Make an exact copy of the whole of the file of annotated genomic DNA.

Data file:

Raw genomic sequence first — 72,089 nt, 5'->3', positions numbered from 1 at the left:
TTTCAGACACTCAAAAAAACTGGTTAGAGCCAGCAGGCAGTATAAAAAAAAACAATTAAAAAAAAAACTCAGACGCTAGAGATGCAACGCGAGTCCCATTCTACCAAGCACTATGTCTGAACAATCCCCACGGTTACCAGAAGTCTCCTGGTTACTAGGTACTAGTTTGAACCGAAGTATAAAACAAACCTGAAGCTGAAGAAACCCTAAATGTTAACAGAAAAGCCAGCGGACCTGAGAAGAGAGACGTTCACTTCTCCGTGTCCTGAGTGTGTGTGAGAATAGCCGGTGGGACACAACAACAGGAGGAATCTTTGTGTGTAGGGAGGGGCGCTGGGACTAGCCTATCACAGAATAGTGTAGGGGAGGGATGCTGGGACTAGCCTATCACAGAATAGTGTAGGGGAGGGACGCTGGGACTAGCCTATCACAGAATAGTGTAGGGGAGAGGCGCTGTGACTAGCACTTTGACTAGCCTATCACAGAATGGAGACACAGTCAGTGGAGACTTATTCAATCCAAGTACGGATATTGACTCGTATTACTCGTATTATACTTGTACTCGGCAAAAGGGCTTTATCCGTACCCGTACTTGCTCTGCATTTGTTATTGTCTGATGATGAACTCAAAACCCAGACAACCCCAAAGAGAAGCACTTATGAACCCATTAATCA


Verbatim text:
Raw genomic sequence first — 72,089 nt, 5'->3', positions numbered from 1 at the left:
TTTCAGACACTCAAAAAAACTGGTTAGAGCCAGCAGGCAGTATAAAAAAAAACAATTAAAAAAAAAACTCAGACGCTAGAGATGCAACGCGAGTCCCATTCTACCAAGCACTATGTCTGAACAATCCCCACGGTTACCAGAAGTCTCCTGGTTACTAGGTACTAGTTTGAACCGAAGTATAAAACAAACCTGAAGCTGAAGAAACCCTAAATGTTAACAGAAAAGCCAGCGGACCTGAGAAGAGAGACGTTCACTTCTCCGTGTCCTGAGTGTGTGTGAGAATAGCCGGTGGGACACAACAACAGGAGGAATCTTTGTGTGTAGGGAGGGGCGCTGGGACTAGCCTATCACAGAATAGTGTAGGGGAGGGATGCTGGGACTAGCCTATCACAGAATAGTGTAGGGGAGGGACGCTGGGACTAGCCTATCACAGAATAGTGTAGGGGAGAGGCGCTGTGACTAGCACTTTGACTAGCCTATCACAGAATGGAGACACAGTCAGTGGAGACTTATTCAATCCAAGTACGGATATTGACTCGTATTACTCGTATTATACTTGTACTCGGCAAAAGGGCTTTATCCGTACCCGTACTTGCTCTGCATTTGTTATTGTCTGATGATGAACTCAAAACCCAGACAACCCCAAAGAGAAGCACTTATGAACCCATTAATCA